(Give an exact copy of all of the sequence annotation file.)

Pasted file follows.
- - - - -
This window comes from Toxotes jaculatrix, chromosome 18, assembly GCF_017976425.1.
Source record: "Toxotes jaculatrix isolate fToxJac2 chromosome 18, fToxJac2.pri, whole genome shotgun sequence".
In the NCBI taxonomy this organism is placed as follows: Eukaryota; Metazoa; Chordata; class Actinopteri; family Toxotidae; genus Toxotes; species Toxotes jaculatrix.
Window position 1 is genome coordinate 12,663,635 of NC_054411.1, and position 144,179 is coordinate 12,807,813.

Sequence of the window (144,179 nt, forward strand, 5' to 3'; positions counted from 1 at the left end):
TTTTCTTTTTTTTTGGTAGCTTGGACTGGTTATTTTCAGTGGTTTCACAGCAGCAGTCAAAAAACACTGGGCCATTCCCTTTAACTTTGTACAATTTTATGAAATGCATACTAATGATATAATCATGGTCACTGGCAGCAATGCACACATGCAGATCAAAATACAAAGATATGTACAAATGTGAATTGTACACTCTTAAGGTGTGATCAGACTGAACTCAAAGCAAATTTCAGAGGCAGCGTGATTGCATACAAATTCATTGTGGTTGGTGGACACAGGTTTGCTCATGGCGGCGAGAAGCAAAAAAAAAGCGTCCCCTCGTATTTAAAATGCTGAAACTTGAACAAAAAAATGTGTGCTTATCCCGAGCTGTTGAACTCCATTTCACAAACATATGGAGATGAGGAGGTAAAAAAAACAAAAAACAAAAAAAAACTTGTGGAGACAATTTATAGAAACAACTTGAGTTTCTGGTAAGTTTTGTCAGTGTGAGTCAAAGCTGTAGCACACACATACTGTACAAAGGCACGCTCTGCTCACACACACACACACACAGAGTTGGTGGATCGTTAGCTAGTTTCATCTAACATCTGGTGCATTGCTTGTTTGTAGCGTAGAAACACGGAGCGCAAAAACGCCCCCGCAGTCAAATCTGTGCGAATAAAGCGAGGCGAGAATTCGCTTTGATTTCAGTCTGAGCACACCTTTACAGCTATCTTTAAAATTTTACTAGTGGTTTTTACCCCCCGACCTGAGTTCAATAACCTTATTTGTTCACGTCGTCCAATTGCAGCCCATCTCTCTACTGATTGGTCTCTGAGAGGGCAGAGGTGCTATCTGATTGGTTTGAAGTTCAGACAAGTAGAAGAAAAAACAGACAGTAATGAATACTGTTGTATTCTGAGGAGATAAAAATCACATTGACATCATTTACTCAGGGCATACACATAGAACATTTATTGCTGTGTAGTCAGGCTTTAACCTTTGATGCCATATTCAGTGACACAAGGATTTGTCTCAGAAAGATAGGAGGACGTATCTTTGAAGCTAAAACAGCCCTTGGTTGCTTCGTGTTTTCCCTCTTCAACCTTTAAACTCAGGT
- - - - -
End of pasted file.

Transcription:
This window comes from Toxotes jaculatrix, chromosome 18, assembly GCF_017976425.1.
Source record: "Toxotes jaculatrix isolate fToxJac2 chromosome 18, fToxJac2.pri, whole genome shotgun sequence".
In the NCBI taxonomy this organism is placed as follows: Eukaryota; Metazoa; Chordata; class Actinopteri; family Toxotidae; genus Toxotes; species Toxotes jaculatrix.
Window position 1 is genome coordinate 12,663,635 of NC_054411.1, and position 144,179 is coordinate 12,807,813.

Sequence of the window (144,179 nt, forward strand, 5' to 3'; positions counted from 1 at the left end):
TTTTCTTTTTTTTTGGTAGCTTGGACTGGTTATTTTCAGTGGTTTCACAGCAGCAGTCAAAAAACACTGGGCCATTCCCTTTAACTTTGTACAATTTTATGAAATGCATACTAATGATATAATCATGGTCACTGGCAGCAATGCACACATGCAGATCAAAATACAAAGATATGTACAAATGTGAATTGTACACTCTTAAGGTGTGATCAGACTGAACTCAAAGCAAATTTCAGAGGCAGCGTGATTGCATACAAATTCATTGTGGTTGGTGGACACAGGTTTGCTCATGGCGGCGAGAAGCAAAAAAAAAGCGTCCCCTCGTATTTAAAATGCTGAAACTTGAACAAAAAAATGTGTGCTTATCCCGAGCTGTTGAACTCCATTTCACAAACATATGGAGATGAGGAGGTAAAAAAAACAAAAAACAAAAAAAAACTTGTGGAGACAATTTATAGAAACAACTTGAGTTTCTGGTAAGTTTTGTCAGTGTGAGTCAAAGCTGTAGCACACACATACTGTACAAAGGCACGCTCTGCTCACACACACACACACACAGAGTTGGTGGATCGTTAGCTAGTTTCATCTAACATCTGGTGCATTGCTTGTTTGTAGCGTAGAAACACGGAGCGCAAAAACGCCCCCGCAGTCAAATCTGTGCGAATAAAGCGAGGCGAGAATTCGCTTTGATTTCAGTCTGAGCACACCTTTACAGCTATCTTTAAAATTTTACTAGTGGTTTTTACCCCCCGACCTGAGTTCAATAACCTTATTTGTTCACGTCGTCCAATTGCAGCCCATCTCTCTACTGATTGGTCTCTGAGAGGGCAGAGGTGCTATCTGATTGGTTTGAAGTTCAGACAAGTAGAAGAAAAAACAGACAGTAATGAATACTGTTGTATTCTGAGGAGATAAAAATCACATTGACATCATTTACTCAGGGCATACACATAGAACATTTATTGCTGTGTAGTCAGGCTTTAACCTTTGATGCCATATTCAGTGACACAAGGATTTGTCTCAGAAAGATAGGAGGACGTATCTTTGAAGCTAAAACAGCCCTTGGTTGCTTCGTGTTTTCCCTCTTCAACCTTTAAACTCAGGT